Ocean Temps Spiking, Even Before El Nino

April 6, 2023

Just sayin’.

New Scientist:

Hurricanes, typhoons and tropical storms may be more powerful than usual this year thanks to a record-breaking spike in global ocean temperatures.

The global average sea surface temperature hit a record high of 21.1°C on 1 April, according to data from the National Oceanic and Atmospheric Administration (NOAA) in the US and compiled by the University of Maine.

This beats the previous record of 21°C set in March 2016, and is more than 0.5°C warmer than is typical for this time of year, according to the 30-year average.

“The sea surface temperatures that we are seeing right now are really far outside of what we would normally see,” says John Abraham at the University of St Thomas in Minnesota. “It is really a remarkable record-breaking that we are seeing at this moment.”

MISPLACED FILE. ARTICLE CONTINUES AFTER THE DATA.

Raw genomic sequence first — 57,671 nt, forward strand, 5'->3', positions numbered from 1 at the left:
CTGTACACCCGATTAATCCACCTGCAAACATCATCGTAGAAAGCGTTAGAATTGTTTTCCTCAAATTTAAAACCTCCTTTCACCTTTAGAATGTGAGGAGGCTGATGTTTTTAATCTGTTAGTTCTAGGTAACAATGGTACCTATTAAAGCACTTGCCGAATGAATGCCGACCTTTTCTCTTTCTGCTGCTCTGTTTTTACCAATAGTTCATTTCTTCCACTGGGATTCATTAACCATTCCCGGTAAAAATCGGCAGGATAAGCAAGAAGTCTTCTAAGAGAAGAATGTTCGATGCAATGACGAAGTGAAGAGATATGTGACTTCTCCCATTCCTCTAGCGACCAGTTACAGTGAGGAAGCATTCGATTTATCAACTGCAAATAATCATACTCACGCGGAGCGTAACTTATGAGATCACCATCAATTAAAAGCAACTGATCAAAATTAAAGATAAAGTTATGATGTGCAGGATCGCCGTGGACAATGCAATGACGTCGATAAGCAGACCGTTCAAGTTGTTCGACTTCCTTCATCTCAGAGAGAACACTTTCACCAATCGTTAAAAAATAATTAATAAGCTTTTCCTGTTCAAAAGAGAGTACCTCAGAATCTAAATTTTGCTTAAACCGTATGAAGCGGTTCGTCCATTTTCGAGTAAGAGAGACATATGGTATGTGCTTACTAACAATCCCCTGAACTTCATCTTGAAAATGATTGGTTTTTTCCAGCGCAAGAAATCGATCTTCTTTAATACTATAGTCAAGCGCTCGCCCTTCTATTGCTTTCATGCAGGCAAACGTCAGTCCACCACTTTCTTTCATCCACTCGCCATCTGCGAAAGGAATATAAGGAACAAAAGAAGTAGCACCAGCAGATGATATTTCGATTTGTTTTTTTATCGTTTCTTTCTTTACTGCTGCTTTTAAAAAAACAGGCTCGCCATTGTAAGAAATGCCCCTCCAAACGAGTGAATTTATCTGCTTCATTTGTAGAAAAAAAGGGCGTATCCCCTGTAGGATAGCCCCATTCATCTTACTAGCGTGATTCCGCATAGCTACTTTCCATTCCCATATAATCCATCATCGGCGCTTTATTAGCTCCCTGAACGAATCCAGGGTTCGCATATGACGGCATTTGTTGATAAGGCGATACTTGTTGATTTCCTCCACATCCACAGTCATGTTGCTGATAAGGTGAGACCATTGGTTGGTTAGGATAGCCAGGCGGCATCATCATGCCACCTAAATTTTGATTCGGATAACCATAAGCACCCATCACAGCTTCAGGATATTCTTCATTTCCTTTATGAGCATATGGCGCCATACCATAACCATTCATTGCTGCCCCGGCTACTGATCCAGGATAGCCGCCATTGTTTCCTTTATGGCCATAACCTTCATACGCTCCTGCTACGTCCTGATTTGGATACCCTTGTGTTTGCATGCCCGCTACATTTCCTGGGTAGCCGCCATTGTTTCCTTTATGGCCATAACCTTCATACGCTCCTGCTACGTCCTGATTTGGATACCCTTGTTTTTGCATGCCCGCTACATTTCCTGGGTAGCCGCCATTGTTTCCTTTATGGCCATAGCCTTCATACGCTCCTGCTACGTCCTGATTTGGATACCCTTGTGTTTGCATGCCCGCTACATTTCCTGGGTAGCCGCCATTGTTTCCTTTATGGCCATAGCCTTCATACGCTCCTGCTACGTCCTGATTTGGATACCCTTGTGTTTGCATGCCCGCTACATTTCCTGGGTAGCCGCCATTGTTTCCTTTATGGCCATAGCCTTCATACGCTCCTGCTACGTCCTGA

The temperature spike is a sign of the impact of climate change on the world’s oceans, which for decades have absorbed the bulk of the excess heat caused by carbon dioxide emissions. Research shows the oceans are now heating faster than at any point in the past 2000 years.

For the past three years, the world’s climate has been in a La Niña phase, which has a short-term cooling effect on water temperatures in the Pacific Ocean. NOAA declared that the La Niña phase ended on 9 March, which may be another reason for the spike, says David DeWitt at NOAA.


One Response to “Ocean Temps Spiking, Even Before El Nino”

  1. rhymeswithgoalie Says:

    I’m wondering if the cooler blue of the Mozambique Channel is because the long-lived cyclone Freddy sucked all of the heat out of that water.

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